United States District Court, E.D. Pennsylvania
I. QUINONES ALEJANDRO, U.S.D.C. J.
matter is an employment action based on allegations of race,
gender, and disability discrimination, brought by Plaintiff
Michele Evans ("Plaintiff), pursuant to Title VII of the
Civil Rights Act of 1964 ("Title VII"), 42 U.S.C.
§§ 2000e et seq., and the Americans with
Disabilities Act of 1990 ("ADA"), 42 U.S.C.
§§ 12112 et seq., against the City of
Philadelphia, ("Defendant"). Before this Court are
Defendant's motion for summary judgment filed pursuant to
Federal Rule of Civil Procedure ("Rule") 56, [ECF
17], and Plaintiffs response in opposition thereto and
cross-motion for leave to file a second amended complaint.
[ECF 19]. The issues presented in the motion for
summary judgment and in the cross-motion to amend have been
fully briefed by the parties and are ripe for disposition.
For the reasons stated herein, Defendant's motion for
summary judgment is granted, and Plaintiffs cross-motion for
leave to file a second amended complaint is denied.
August 10, 2016, Plaintiff, represented by counsel, filed the
operative complaint (the "amended complaint")
against Defendant and essentially averred that the
Philadelphia Police Department, an agency of Defendant,
discriminated against her in violation of Title VII and the
ADA over the course of her career. Specifically, Plaintiff
alleges that Defendant discriminated against her by denying
her requests to transfer to other police districts,
suspending her, and later terminating her employment after
she tested positive in a random drug test. [ECF
The primary focus of Plaintiffs discrimination claims is her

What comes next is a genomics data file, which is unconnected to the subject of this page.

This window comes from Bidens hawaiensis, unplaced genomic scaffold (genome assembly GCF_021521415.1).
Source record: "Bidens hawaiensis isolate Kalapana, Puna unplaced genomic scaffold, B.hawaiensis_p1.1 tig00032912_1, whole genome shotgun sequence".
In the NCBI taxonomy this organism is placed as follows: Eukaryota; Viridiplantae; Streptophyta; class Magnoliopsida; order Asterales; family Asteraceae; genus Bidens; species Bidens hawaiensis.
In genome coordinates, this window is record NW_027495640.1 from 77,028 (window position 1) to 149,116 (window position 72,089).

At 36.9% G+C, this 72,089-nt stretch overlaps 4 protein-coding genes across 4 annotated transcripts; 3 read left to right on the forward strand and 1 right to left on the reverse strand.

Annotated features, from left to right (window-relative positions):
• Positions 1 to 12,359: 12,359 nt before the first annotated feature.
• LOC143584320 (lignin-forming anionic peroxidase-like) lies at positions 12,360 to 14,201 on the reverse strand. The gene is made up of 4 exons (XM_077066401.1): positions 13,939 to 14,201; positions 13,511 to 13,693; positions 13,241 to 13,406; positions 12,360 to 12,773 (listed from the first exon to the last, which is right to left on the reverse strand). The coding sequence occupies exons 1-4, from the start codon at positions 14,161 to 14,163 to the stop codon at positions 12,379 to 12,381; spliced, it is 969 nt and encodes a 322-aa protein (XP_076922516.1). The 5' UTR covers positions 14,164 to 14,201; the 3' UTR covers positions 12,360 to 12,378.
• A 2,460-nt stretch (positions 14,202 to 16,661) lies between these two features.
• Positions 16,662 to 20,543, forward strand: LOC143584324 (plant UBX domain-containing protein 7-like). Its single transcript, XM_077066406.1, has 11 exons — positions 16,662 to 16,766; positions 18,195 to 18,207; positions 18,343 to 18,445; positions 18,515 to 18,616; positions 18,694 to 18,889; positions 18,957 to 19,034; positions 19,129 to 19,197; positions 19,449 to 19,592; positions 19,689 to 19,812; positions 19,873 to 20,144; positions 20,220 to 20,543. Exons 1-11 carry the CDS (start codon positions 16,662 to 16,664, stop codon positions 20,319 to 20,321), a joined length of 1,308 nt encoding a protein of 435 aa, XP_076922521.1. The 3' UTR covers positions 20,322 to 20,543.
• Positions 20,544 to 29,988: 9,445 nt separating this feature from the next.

suspension and the subsequent termination of her employment.
ensued and was completed. On May 15, 2017, Defendant filed
the instant motion for summary judgment and a Statement of
Undisputed Material Facts. [ECF 17, 17-1]. In her response,
Plaintiff briefly addresses the requirements for a motion for
summary judgment before devoting the remainder of the
memorandum to her cross-motion for leave to file a second
amended complaint. [ECF 19]. Plaintiff also filed a response
to Defendant's Statement of Undisputed Facts, in which
she admits to facts identified in the first ten paragraphs of
Defendant's Statement of Undisputed Facts but disputes
the remaining facts set forth therein. [ECF 21].
ruling on Defendant's motion for summary judgment, this
Court will consider the evidence presented in a light most
favorable to the non-moving party, i.e., Plaintiff.
Matsushita Elec. Indus. Co. v. Zenith Radio Corp.,
475 U.S. 574, 587 (1986). The facts relevant to the
disposition of Defendant's motion for summary judgment
are summarized as follows:
Plaintiff is an African American female who was employed by
the Philadelphia Police Department (the "PPD") as a
police officer from 1996 until September 5, 2013, when her
employment was terminated. (SOF at ¶¶ 1, 16).
Plaintiffs initial assignment was with the 16th District. In
2003, Plaintiff filed a sexual harassment charge against her
then-supervisory sergeant, and was reassigned to the 35th
District. (Pltf. Dep. 19:18-20:19). During her career,
Plaintiff was transferred several times. At her deposition,
Plaintiff testified that she was subjected to harassing
conduct by colleagues and supervisors at each assigned
district. (Id. 24:5-28:2).
In March 2010, Plaintiff transferred to the 3rd District from